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The U.S.A. has never been a big soccer country. Or “futbol,” if you prefer. But, boy, has this World Cup ushered in some changes.
Whether it’s on my Facebook page … at restaurants where I’ve watched previous games … or just in passing conversations with people on the street, I sense that America really cares about how its national team is doing. That’s a good thing – a great thing, really. And I can only hope that as you read this column, it’s with Team U.S.A. firmly ahead and on its way to victory against Belgium (or with the match already in the bag!)
But regardless of what happens on the pitch today, there’s one World Cup where the U.S. is firmly trouncing Europe.
The economic Cup!
Inflation. Growth. Job creation. Monetary policy. No matter what variable you choose, you find that the U.S. is well ahead of Europe – and that has significant investment implications for all of us.
Look at prices for starters. Euro-zone inflation was running at a paltry 0.5 percent in June. That’s a fourth of the 2 percent target that policymakers over there are striving for. It’s also the lowest inflation rate since the 2009 recession.
Here in the U.S., food prices alone rose that much in a single month in May. The “core” inflation rate closely followed by the Federal Reserve is now running at a 2 percent rate, hitting the Fed’s target well before the Fed ever expected it to! Everything from medical care to rent to apparel to airfares is surging at even-faster rates, putting the real life inflation rate you and I are experiencing much, much higher.
|Prices on everything we buy from medical care to apparel to airfares are surging.|
Or how about employment? The unemployment rate across the 18 euro-zone countries was a sky-high 11.6 percent in May, down just a couple tenths of a percentage point from the peak a couple quarters ago. Many countries are even worse off, with Greece at 26.8 percent, Spain at 25.1 percent, Portugal at 14.3 percent, and so on.
Here in the U.S., unemployment has dropped sharply to 6.3 percent in May from a peak of 10 percent in October 2009. That’s also the lowest level in 68 months. Even the “all in” unemployment rate that includes underemployed and discouraged workers has declined steadily.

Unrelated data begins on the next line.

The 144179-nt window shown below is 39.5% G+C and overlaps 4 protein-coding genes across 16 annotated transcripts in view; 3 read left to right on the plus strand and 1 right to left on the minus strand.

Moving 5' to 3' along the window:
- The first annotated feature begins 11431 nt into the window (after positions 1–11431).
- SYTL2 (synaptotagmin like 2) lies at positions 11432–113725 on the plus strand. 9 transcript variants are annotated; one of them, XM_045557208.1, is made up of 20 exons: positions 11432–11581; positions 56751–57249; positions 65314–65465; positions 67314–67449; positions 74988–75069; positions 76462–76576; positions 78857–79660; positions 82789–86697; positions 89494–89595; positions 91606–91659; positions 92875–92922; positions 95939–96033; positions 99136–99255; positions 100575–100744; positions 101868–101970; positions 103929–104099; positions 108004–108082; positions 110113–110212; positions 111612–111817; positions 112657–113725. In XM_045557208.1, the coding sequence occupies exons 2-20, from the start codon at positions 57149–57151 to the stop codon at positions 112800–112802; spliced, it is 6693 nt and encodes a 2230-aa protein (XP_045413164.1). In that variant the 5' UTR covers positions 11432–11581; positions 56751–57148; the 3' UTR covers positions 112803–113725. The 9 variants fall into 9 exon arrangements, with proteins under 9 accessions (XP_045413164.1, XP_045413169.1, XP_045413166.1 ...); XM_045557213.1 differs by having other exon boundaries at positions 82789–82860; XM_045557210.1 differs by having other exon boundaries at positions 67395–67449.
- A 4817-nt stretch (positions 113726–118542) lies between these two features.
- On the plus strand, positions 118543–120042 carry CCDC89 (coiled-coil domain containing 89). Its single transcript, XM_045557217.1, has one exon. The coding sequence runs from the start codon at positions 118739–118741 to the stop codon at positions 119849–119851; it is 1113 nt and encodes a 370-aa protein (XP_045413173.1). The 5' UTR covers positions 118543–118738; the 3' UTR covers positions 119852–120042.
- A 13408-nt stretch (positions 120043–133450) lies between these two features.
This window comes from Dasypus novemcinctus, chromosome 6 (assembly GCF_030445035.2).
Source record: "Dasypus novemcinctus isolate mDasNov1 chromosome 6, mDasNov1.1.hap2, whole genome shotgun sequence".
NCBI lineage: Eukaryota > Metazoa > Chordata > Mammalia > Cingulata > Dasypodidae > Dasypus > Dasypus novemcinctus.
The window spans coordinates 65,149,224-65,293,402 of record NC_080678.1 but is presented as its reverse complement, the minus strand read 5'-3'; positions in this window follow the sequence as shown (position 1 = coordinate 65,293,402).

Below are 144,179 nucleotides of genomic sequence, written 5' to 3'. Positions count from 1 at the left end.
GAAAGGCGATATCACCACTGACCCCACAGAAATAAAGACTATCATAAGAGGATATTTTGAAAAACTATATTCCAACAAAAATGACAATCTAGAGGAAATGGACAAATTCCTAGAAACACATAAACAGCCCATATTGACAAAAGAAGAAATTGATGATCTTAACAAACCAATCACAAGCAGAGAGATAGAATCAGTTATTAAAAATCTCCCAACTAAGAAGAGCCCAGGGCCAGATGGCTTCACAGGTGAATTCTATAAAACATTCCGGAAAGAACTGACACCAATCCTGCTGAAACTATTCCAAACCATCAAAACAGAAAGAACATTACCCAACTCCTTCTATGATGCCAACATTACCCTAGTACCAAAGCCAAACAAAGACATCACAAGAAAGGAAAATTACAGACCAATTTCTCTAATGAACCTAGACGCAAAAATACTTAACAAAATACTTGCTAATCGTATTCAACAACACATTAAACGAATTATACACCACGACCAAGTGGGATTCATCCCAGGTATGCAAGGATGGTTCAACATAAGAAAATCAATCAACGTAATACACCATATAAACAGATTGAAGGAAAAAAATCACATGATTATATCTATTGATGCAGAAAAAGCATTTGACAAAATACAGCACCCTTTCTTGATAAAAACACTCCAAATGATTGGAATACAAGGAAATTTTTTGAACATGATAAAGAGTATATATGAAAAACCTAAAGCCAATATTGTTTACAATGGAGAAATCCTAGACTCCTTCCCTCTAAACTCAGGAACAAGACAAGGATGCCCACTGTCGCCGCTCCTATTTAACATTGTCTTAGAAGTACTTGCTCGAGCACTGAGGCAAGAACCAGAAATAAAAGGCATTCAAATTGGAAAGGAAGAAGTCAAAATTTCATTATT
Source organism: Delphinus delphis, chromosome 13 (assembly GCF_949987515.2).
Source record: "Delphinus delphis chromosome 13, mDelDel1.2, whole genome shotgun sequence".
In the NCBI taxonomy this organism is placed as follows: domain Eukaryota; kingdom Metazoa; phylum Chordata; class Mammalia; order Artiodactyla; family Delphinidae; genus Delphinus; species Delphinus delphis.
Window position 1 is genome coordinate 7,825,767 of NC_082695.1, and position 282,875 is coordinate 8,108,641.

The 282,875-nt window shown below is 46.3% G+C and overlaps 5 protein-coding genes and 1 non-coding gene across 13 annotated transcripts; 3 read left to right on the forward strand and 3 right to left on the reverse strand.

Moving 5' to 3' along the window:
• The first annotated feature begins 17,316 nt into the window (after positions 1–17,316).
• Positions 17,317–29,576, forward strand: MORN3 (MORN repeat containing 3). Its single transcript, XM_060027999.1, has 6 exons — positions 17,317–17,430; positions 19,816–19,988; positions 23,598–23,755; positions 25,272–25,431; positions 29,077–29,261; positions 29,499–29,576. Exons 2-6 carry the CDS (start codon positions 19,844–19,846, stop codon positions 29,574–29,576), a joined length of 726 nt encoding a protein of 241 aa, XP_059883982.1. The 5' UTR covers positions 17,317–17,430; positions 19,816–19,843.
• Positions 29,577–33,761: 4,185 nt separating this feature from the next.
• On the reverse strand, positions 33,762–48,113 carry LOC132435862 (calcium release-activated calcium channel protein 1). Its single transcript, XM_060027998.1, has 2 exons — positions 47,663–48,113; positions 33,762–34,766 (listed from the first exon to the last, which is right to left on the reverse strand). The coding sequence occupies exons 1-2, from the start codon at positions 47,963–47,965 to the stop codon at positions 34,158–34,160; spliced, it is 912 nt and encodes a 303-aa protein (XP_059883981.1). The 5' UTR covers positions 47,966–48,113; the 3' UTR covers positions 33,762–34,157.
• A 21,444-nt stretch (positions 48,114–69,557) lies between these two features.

What about growth? Well, first-quarter GDP figures may have been disappointing here. But other than that report, things have generally been improving here. A U.S. manufacturing index compiled by Markit surged to 57.5 in June, the highest since May 2010, while Europe’s comparable reading slumped to a worse-than-expected 52.8 from 53.5 in May. That was the lowest since November.
“I also believe a significant policy shift toward tighter money is gradually underway, in part because inflation is finally turning up again.”
I could go on. But I think you get the picture. We may not win the World Cup. We may be out of the contest entirely by the time you read this.
When it comes to investing your hard-earned dollars, though, you would be better served by investing in companies sensitive to U.S. economic growth over those tied to Europe’s economy. I also believe the U.S. dollar is going to continue to advance against the euro, and that U.S. policymakers will tighten long before the European Central Bank does.
That means interest rates are likely to rise here in the U.S. along with inflation. So I would continue to avoid long-term Treasury bonds, and I would consider ETFs that rise in value along with the dollar.
How about you? Are you pulling for the economic Team USA … or do you think Europe is a better bet? Are you a dollar bull or bear, and if so, why? How about monetary policy – is this Fed going to pull ahead of the ECB, and what do you believe that means for interest rates and growth? Go ahead and use the comment section to discuss with your fellow investors!